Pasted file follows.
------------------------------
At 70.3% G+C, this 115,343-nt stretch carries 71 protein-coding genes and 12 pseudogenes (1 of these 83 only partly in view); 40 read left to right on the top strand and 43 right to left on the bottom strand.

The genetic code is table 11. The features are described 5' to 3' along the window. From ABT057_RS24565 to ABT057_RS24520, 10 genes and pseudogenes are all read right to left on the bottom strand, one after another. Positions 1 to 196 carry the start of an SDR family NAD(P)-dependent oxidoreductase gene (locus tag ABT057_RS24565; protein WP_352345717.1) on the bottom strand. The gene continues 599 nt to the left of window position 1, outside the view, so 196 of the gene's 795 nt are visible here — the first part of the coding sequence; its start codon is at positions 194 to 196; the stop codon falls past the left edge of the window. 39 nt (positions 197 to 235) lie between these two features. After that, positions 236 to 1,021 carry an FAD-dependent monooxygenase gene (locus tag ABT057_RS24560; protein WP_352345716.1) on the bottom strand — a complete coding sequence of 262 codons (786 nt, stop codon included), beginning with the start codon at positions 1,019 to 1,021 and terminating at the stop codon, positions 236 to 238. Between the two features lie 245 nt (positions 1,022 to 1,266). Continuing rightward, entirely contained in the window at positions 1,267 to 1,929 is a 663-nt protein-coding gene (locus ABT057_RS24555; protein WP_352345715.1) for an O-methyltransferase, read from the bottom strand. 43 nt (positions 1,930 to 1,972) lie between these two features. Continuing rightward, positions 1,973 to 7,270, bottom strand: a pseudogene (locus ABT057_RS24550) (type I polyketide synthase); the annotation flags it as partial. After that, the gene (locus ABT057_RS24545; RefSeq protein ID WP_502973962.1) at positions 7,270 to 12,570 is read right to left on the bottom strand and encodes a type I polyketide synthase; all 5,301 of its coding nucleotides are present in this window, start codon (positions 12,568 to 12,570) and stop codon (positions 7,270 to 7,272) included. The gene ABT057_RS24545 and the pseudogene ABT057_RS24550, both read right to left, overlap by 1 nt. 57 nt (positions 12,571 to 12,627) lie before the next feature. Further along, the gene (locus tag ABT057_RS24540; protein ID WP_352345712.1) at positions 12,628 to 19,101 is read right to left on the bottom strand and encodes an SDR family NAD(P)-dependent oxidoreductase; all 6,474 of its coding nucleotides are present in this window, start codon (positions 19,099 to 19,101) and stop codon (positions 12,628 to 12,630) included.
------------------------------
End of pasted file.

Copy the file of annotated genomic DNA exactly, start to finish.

At 70.3% G+C, this 115,343-nt stretch carries 71 protein-coding genes and 12 pseudogenes (1 of these 83 only partly in view); 40 read left to right on the top strand and 43 right to left on the bottom strand.

The genetic code is table 11. The features are described 5' to 3' along the window. From ABT057_RS24565 to ABT057_RS24520, 10 genes and pseudogenes are all read right to left on the bottom strand, one after another. Positions 1 to 196 carry the start of an SDR family NAD(P)-dependent oxidoreductase gene (locus tag ABT057_RS24565; protein WP_352345717.1) on the bottom strand. The gene continues 599 nt to the left of window position 1, outside the view, so 196 of the gene's 795 nt are visible here — the first part of the coding sequence; its start codon is at positions 194 to 196; the stop codon falls past the left edge of the window. 39 nt (positions 197 to 235) lie between these two features. After that, positions 236 to 1,021 carry an FAD-dependent monooxygenase gene (locus tag ABT057_RS24560; protein WP_352345716.1) on the bottom strand — a complete coding sequence of 262 codons (786 nt, stop codon included), beginning with the start codon at positions 1,019 to 1,021 and terminating at the stop codon, positions 236 to 238. Between the two features lie 245 nt (positions 1,022 to 1,266). Continuing rightward, entirely contained in the window at positions 1,267 to 1,929 is a 663-nt protein-coding gene (locus ABT057_RS24555; protein WP_352345715.1) for an O-methyltransferase, read from the bottom strand. 43 nt (positions 1,930 to 1,972) lie between these two features. Continuing rightward, positions 1,973 to 7,270, bottom strand: a pseudogene (locus ABT057_RS24550) (type I polyketide synthase); the annotation flags it as partial. After that, the gene (locus ABT057_RS24545; RefSeq protein ID WP_502973962.1) at positions 7,270 to 12,570 is read right to left on the bottom strand and encodes a type I polyketide synthase; all 5,301 of its coding nucleotides are present in this window, start codon (positions 12,568 to 12,570) and stop codon (positions 7,270 to 7,272) included. The gene ABT057_RS24545 and the pseudogene ABT057_RS24550, both read right to left, overlap by 1 nt. 57 nt (positions 12,571 to 12,627) lie before the next feature. Further along, the gene (locus tag ABT057_RS24540; protein ID WP_352345712.1) at positions 12,628 to 19,101 is read right to left on the bottom strand and encodes an SDR family NAD(P)-dependent oxidoreductase; all 6,474 of its coding nucleotides are present in this window, start codon (positions 19,099 to 19,101) and stop codon (positions 12,628 to 12,630) included.